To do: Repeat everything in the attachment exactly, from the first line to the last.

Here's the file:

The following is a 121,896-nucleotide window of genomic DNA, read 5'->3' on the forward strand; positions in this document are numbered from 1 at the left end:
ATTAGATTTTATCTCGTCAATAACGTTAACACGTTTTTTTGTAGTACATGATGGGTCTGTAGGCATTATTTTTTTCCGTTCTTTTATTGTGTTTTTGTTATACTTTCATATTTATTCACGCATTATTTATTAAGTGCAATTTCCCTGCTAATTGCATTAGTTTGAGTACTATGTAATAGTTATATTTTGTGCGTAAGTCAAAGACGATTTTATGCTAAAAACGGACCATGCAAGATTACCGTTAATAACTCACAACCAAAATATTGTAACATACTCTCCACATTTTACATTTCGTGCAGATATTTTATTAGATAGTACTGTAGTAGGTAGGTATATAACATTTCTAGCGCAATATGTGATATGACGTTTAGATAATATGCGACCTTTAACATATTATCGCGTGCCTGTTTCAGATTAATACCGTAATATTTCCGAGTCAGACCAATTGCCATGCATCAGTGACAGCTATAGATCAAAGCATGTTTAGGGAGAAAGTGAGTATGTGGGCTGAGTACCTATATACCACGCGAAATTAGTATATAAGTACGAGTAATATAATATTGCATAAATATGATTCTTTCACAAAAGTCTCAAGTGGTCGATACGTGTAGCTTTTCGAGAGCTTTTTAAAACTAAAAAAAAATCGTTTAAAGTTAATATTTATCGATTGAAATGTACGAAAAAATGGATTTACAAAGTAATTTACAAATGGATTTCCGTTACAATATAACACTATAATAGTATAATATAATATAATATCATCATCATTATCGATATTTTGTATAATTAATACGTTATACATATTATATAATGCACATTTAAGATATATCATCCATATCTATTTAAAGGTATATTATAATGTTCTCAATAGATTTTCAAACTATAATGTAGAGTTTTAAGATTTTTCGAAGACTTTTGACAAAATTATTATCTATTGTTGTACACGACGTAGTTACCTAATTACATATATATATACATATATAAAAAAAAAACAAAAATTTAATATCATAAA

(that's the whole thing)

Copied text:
The following is a 121,896-nucleotide window of genomic DNA, read 5'->3' on the forward strand; positions in this document are numbered from 1 at the left end:
ATTAGATTTTATCTCGTCAATAACGTTAACACGTTTTTTTGTAGTACATGATGGGTCTGTAGGCATTATTTTTTTCCGTTCTTTTATTGTGTTTTTGTTATACTTTCATATTTATTCACGCATTATTTATTAAGTGCAATTTCCCTGCTAATTGCATTAGTTTGAGTACTATGTAATAGTTATATTTTGTGCGTAAGTCAAAGACGATTTTATGCTAAAAACGGACCATGCAAGATTACCGTTAATAACTCACAACCAAAATATTGTAACATACTCTCCACATTTTACATTTCGTGCAGATATTTTATTAGATAGTACTGTAGTAGGTAGGTATATAACATTTCTAGCGCAATATGTGATATGACGTTTAGATAATATGCGACCTTTAACATATTATCGCGTGCCTGTTTCAGATTAATACCGTAATATTTCCGAGTCAGACCAATTGCCATGCATCAGTGACAGCTATAGATCAAAGCATGTTTAGGGAGAAAGTGAGTATGTGGGCTGAGTACCTATATACCACGCGAAATTAGTATATAAGTACGAGTAATATAATATTGCATAAATATGATTCTTTCACAAAAGTCTCAAGTGGTCGATACGTGTAGCTTTTCGAGAGCTTTTTAAAACTAAAAAAAAATCGTTTAAAGTTAATATTTATCGATTGAAATGTACGAAAAAATGGATTTACAAAGTAATTTACAAATGGATTTCCGTTACAATATAACACTATAATAGTATAATATAATATAATATCATCATCATTATCGATATTTTGTATAATTAATACGTTATACATATTATATAATGCACATTTAAGATATATCATCCATATCTATTTAAAGGTATATTATAATGTTCTCAATAGATTTTCAAACTATAATGTAGAGTTTTAAGATTTTTCGAAGACTTTTGACAAAATTATTATCTATTGTTGTACACGACGTAGTTACCTAATTACATATATATATACATATATAAAAAAAAAACAAAAATTTAATATCATAAA